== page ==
Ysobel is our oldest dog and she is fast approaching nine years old. The photo I caught of her last night resting on the sofa. Cavaliers live an average of between eight to nine years old. Ysobel has a very slight sound on her heart and she is still very fit, bouncy little dog, but she is getting those grey flecks and is starting to look like an old dog around her face. We are for a Cavalier moving in to what I think of as the bonus years. It is very sad that compared to our lives, dogs lives seem so short and with Cavaliers we have bred a majority of them with even shorter lives on average for dogs and to often much of that life is one suffering with ailments that make their lives so tragically short.
A couple days ago I noticed the Cavalier Campaign petition for the Kennel Club to stop registering Cavalier puppies unless their parents are MRI scanned and heart tested at
https://www.change.org/p/the-kennel-club-stop-registerin-g-cavalier-king-charles-spaniel-puppies-unless-their-parents-are-mri-scanned-and-heart-tested had passed the twenty thousand mark. Please sign this petition if you have already not, so Cavaliers are not bred to have such short lives and to suffer so in those few years.
In 1981 the legendary actor, James 'Jimmy' Stewart went on “The Tonight Show with Johnny Carson” and shared his hobby, poetry. The poem he reads for the audience and first makes them laugh, but by the end of it there is a totally different reaction and Johnny Carson can be seen wiping tears from his eyes. The poem was about a dog named Beau and was titled 'I'll never forget a dog named Beau' The dog sadly was not a fictional dog, it was about his Labrador Retriever who had passed away.
A book titled “Why We Love the Dogs We Do: How to Find the Dog That Matches Your Personality” published in 2000, explains what happened to Beau, Stewart’s beloved dog. “While shooting a movie in Arizona, Stewart received a phone call from Dr. Keagy, his veterinarian, who informed him that Beau was terminally ill, and that Gloria sought his permission to perform euthanasia. Stewart declined to give a reply over the phone, and told Keagy to ‘keep him alive and I'll be there.’ Stewart requested several days' leave, which allowed him to spend some time with Beau before granting the doctor permission to euthanize the sick dog. Following the procedure, Stewart sat in his car for ten minutes to clear his eyes of tears. Stewart later remembered: ‘After [Beau] died there were a lot of nights when I was certain that I could feel him get into bed beside me and I would reach out and pat his head. The feeling was so real that I wrote a poem about it and how much it hurt to realize that he wasn’t going to be there any more.’”
Here is that poem and the man himself reading it in 1981 on 'The Tonight Show With Johnny Carson" I would have those tissues to hand now, if I was you.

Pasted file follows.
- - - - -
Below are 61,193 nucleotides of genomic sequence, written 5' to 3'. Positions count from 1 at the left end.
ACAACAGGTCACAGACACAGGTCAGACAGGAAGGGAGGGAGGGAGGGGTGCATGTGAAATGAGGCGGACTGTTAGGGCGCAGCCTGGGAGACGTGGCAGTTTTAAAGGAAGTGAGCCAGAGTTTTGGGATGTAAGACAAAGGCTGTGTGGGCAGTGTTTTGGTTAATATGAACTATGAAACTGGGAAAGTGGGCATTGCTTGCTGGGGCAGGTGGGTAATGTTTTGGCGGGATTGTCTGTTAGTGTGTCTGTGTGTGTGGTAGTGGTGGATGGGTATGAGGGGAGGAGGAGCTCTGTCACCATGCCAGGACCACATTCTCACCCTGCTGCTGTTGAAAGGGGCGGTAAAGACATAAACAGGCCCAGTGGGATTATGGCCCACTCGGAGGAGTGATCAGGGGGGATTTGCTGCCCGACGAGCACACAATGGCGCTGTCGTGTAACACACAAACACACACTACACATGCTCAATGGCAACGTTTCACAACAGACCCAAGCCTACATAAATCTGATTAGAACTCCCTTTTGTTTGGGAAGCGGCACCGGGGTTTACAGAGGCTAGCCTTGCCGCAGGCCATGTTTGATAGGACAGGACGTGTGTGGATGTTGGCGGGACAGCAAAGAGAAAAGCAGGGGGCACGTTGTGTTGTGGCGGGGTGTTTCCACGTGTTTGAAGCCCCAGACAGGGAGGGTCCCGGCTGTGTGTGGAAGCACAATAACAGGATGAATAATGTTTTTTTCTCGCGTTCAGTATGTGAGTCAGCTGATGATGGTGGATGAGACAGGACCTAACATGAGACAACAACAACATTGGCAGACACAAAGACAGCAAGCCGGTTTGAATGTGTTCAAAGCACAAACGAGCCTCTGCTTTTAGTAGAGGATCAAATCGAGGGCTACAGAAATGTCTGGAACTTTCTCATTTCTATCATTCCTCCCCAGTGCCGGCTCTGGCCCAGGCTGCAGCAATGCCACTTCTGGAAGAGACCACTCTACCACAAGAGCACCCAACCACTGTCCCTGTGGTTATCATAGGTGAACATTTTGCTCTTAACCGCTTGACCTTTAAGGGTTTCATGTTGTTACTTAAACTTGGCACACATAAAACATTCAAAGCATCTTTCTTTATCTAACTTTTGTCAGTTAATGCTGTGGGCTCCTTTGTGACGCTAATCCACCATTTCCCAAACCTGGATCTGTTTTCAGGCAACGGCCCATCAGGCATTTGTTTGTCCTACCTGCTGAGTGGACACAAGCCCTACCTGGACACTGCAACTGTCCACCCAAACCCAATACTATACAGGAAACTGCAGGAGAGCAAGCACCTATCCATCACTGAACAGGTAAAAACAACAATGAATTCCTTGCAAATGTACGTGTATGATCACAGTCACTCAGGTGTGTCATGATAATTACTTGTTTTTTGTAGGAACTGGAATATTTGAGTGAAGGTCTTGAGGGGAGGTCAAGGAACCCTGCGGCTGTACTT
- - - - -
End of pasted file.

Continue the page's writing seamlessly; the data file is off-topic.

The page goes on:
'I'll Never Forget A Dog Named Beau
He never came to me when I would call
Unless I had a tennis ball,
Or he felt like it,
But mostly he didn't come at all.
When he was young
He never learned to heel
Or sit or stay,
He did things his way.
Discipline was not his bag
But when you were with him things sure didn't drag.
He'd dig up a rosebush just to spite me,
And when I'd grab him, he'd turn and bite me.
He bit lots of folks from day to day,
The delivery boy was his favorite prey.
The gas man wouldn't read our meter,
He said we owned a real man-eater.
He set the house on fire
But the story's long to tell.
Suffice it to say that he survived
And the house survived as well.
On the evening walks, and Gloria took him,
He was always first out the door.
The Old One and I brought up the rear
Because our bones were sore.
He would charge up the street with Mom hanging on,
What a beautiful pair they were!
And if it was still light and the tourists were out,
They created a bit of a stir.
But every once in a while, he would stop in his tracks
And with a frown on his face look around.
It was just to make sure that the Old One was there
And would follow him where he was bound.
We are early-to-bedders at our house -- I guess I'm the first to retire.
And as I'd leave the room he'd look at me
And get up from his place by the fire.
He knew where the tennis balls were upstairs,
And I'd give him one for a while.
He would push it under the bed with his nose
And I'd fish it out with a smile.
And before very long He'd tire of the ball
And be asleep in his corner In no time at all.
And there were nights when I'd feel him Climb upon our bed
And lie between us,
And I'd pat his head.
And there were nights when I'd feel this stare
And I'd wake up and he'd be sitting there
And I reach out my hand and stroke his hair.
And sometimes I'd feel him sigh and I think I know the reason why.
He would wake up at night
And he would have this fear
Of the dark, of life, of lots of things,
And he'd be glad to have me near.
And now he's dead.
And there are nights when I think I feel him
Climb upon our bed and lie between us,
And I pat his head.
And there are nights when I think I feel that stare
And I reach out my hand to stroke his hair,
But he's not there.
Oh, how I wish that wasn't so,
I'll always love a dog named Beau.'
by James 'Jimmy' Stewart'
“The greatest pleasure of a dog is that you may make a fool of yourself with him, and not only will he not scold you,but he will make a fool of himself, too.”
― Samuel Butler
Me with Bumble and Blottie, waiting patiently to be unleashed, November 2018
Hello, I am Jane, you might of guessed, I love dogs. We are situated in the North Devon countryside, England, United Kingdom. Our home is occupied by my husband, David, our children, pack of dogs and me.